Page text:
O'DONNELL: David Neiwert, managing editor of, thanks for joining us.

NEIWERT: My pleasure.

O'DONNELL: Coming up, a presidential first. Barack Obama will intervene directly in the international fight to host the 2016 Olympics. Can his worldwide popularity bring home a big get for his adopted hometown of Chicago?

First, Gadhafi gets shot down trying to pitch his tent in New York.

And then "Saturday Night Live" takes its shot at Gadhafi.

When Rachel joins you at the top of the hour, former U.S. Attorney David Iglesias lost his job for not going after Acorn. He talks to Rachel about who is behind the attacks on Acorn now.


O'DONNELL: While the United Nations was treated last week to the arresting visual image of Libyan Leader Moammar Gadhafi, the nation was captured by repeated aerial shots of his tent, the one which he never actually managed to occupy. So, in our number-two story on the Countdown, "Saturday Night Live" has, of course, stepped in to provide the necessary epilogue. A brand-new speech by the Libyan dictator explaining why his first speech went on for 136 minutes, and how difficult it is to be a man without a tent.


UNIDENTIFIED MALE: Hello. I'm here today to apologize for my speech on Wednesday. It was just so long and so rambling, and it didn't make any sense.

I watched a tape of it, and I was, like, who is that guy? But allow me to explain. As I mentioned in my speech Wednesday, I am suffering from extreme jet lag. Just to explain the scope of this jet lag, my home in Libya is six hours ahead of New York.

Six. Can you imagine this? From 9:00 a.m. here, it is 3:00 p.m. there. It is 1:00 p.m. here; it is 7:00 p.m. there. I could go on, but I believe you get the picture - 4:00 p.m., 10:00 p.m.

No man who is six hours away from where his natural body clock is telling him he is can be held to account for his words or actions. When it is lunch time here, I want dinner. This is no way to live.

On top of this mind-bending jet lag, I have also been having problems with my giant tent. You do not know when I travel I have a large tent that I like to bring with me. For this, I am scorned as some kind of weirdo. Despite my high diplomatic station, my tent and I were turned away by Central Park, Westchester County, and, worst of all, Inglewood, New Jersey.

Imagine me, the world's longest-serving leader, agreeing to stay in Inglewood, New Jersey, as a last resort, only to be told that Inglewood, New Jersey, did not want me. Inglewood, New Jersey.

Let's just say I will not be flying home to brag about that, both because it is embarrassing and also because, with the time difference, anyone I call home to in Libya will be sound asleep.

Try to wrap your head around that. So I was dealing with both jet lag and a tent situation. Making matters worse, the computer with my speech crashed. So I had to write one at the last minute on loose leaf paper. And that made me look crazy.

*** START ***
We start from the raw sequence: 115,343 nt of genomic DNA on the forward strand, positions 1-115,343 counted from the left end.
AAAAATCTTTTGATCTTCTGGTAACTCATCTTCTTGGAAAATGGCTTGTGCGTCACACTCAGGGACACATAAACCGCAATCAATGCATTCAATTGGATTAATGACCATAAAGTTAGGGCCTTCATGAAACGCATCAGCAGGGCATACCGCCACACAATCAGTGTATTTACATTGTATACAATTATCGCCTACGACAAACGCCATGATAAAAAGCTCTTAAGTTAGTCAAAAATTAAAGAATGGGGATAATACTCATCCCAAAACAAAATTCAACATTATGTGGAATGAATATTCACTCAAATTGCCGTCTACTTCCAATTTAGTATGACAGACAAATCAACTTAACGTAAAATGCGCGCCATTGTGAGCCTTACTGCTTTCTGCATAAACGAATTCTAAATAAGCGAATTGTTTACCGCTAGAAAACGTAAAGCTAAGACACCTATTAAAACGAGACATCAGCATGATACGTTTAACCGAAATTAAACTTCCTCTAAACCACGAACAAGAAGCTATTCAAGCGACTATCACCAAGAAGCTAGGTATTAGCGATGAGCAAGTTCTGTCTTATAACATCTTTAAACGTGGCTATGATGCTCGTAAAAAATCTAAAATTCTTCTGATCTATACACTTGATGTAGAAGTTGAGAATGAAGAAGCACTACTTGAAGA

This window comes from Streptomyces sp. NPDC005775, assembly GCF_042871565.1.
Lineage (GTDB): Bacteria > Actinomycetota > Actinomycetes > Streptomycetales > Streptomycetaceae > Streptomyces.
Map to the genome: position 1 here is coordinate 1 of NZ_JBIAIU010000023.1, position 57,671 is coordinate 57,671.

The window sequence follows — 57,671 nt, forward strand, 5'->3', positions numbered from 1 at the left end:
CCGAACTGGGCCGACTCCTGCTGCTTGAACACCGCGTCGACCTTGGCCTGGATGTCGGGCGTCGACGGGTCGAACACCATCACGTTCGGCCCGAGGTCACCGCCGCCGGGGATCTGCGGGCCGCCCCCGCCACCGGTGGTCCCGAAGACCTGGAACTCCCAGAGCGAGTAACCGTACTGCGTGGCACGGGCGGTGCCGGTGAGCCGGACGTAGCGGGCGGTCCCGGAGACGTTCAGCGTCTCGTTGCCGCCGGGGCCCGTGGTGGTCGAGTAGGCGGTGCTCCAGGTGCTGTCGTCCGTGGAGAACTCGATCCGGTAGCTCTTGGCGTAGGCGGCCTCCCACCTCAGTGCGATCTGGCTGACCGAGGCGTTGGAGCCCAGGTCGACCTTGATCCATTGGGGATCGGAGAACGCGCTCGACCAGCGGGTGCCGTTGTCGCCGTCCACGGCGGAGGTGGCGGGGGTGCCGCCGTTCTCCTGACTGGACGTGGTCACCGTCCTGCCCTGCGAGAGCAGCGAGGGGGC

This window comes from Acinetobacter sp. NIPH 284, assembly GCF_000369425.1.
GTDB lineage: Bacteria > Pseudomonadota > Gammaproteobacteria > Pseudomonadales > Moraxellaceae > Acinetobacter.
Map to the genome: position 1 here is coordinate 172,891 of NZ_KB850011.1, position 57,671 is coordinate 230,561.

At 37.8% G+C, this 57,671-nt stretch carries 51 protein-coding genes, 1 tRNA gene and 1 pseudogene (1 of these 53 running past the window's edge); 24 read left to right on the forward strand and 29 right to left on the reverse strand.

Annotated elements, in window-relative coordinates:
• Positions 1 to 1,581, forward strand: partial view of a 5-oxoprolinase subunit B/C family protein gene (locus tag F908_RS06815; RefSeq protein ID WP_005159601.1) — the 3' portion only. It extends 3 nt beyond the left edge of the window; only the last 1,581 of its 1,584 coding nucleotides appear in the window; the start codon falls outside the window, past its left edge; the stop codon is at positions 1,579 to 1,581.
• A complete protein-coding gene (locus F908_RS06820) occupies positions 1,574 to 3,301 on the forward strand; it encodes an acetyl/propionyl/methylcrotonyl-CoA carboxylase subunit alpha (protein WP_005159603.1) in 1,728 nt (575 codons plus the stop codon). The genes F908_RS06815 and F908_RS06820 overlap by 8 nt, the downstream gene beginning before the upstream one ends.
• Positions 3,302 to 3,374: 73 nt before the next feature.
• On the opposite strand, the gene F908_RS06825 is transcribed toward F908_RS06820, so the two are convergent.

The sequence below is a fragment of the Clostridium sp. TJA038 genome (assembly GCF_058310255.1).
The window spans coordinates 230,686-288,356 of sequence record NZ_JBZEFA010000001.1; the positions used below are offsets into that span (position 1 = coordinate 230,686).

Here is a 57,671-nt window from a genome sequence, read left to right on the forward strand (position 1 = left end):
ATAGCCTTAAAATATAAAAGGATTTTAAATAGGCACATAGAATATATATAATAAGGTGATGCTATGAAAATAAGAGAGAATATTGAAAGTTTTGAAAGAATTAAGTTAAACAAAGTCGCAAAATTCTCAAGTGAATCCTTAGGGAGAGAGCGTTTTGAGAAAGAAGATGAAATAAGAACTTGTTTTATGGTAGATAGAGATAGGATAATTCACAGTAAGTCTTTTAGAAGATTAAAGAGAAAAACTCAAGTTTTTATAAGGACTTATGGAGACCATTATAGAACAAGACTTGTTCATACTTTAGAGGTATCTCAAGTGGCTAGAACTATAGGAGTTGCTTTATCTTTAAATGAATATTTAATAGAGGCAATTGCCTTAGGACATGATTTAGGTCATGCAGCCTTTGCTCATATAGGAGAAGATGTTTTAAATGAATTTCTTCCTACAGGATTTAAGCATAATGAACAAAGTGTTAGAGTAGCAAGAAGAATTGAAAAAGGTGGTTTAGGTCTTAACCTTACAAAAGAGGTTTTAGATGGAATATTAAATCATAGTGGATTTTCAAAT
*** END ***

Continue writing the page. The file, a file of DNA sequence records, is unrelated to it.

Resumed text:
This was crushing. If I had written my speech on the plane ride here instead of watching the in-flight movie "Taken" staring Liam Neeson. Everyone - and I mean everyone on the plane was watching "Taken." Imagine trying to write a speech while out of the corner of your eye the great Liam Neeson is running through Paris trying to recover his daughter, stopping everyone who gets in his way with both his intellect and his strength.

This was no fun for me. But I made the sacrifice and wrote my speech.

Then, boom, computer crash.


O'DONNELL: Coming up, the presidential sales job. President Obama decides at the last minute to go to Copenhagen to help make the final push for Chicago's Olympic bid. Will he have the golden touch with the International Olympics Committee?


O'DONNELL: Chicago has tried and failed to get the Olympic games before. Back in 1904, Chicago was actually named the host of the Olympics. But St. Louis, already hosting the World's Fair that year, pleaded to have the games moved there. Organizers agreed, and St. Louis essentially stole the Olympics from Chicago.

In our number one story, for the games in 2016, Chicago is up against Madrid, Rio, and Tokyo. And the Windy City's favorite son isn't taking any chances. The White House announced this morning that President Obama will travel to Copenhagen for the International Olympic Committee's final vote on the 2016 host city.

The president was set to skip the trip because of the on-going health care debate, but changed his mind this weekend. According to Press Secretary Robert Gibbs today, President Obama believes that health care, quote, is in a better place.

President Obama will leave Thursday evening. He will join the First Lady, Oprah Winfrey, and others as part of Chicago's final presentation to voters Friday morning, and then return home. The trip is unprecedented for an American president.

However, Brazil and Spain are sending their leaders to Copenhagen, and Tony Blair and Vladimir Putin helped secure Olympic games for their countries in 2012 and 2014.